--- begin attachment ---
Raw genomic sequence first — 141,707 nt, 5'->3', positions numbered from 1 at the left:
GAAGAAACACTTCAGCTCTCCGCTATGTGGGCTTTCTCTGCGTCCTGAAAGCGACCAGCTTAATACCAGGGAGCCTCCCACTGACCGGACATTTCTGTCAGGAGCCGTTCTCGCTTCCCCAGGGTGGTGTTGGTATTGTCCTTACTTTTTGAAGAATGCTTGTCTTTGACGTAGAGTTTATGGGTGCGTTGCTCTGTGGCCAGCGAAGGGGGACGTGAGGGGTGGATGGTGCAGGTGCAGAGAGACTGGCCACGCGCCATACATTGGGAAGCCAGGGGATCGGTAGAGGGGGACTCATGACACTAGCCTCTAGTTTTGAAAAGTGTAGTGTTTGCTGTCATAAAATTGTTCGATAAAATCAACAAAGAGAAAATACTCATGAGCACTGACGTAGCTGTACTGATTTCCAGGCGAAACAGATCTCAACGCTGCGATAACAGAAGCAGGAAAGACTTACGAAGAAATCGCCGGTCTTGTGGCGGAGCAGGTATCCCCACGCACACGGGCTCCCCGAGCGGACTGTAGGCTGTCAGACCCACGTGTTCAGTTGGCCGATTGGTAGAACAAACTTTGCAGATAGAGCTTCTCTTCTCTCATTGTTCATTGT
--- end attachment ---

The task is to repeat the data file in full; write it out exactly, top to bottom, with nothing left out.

Raw genomic sequence first — 141,707 nt, 5'->3', positions numbered from 1 at the left:
GAAGAAACACTTCAGCTCTCCGCTATGTGGGCTTTCTCTGCGTCCTGAAAGCGACCAGCTTAATACCAGGGAGCCTCCCACTGACCGGACATTTCTGTCAGGAGCCGTTCTCGCTTCCCCAGGGTGGTGTTGGTATTGTCCTTACTTTTTGAAGAATGCTTGTCTTTGACGTAGAGTTTATGGGTGCGTTGCTCTGTGGCCAGCGAAGGGGGACGTGAGGGGTGGATGGTGCAGGTGCAGAGAGACTGGCCACGCGCCATACATTGGGAAGCCAGGGGATCGGTAGAGGGGGACTCATGACACTAGCCTCTAGTTTTGAAAAGTGTAGTGTTTGCTGTCATAAAATTGTTCGATAAAATCAACAAAGAGAAAATACTCATGAGCACTGACGTAGCTGTACTGATTTCCAGGCGAAACAGATCTCAACGCTGCGATAACAGAAGCAGGAAAGACTTACGAAGAAATCGCCGGTCTTGTGGCGGAGCAGGTATCCCCACGCACACGGGCTCCCCGAGCGGACTGTAGGCTGTCAGACCCACGTGTTCAGTTGGCCGATTGGTAGAACAAACTTTGCAGATAGAGCTTCTCTTCTCTCATTGTTCATTGT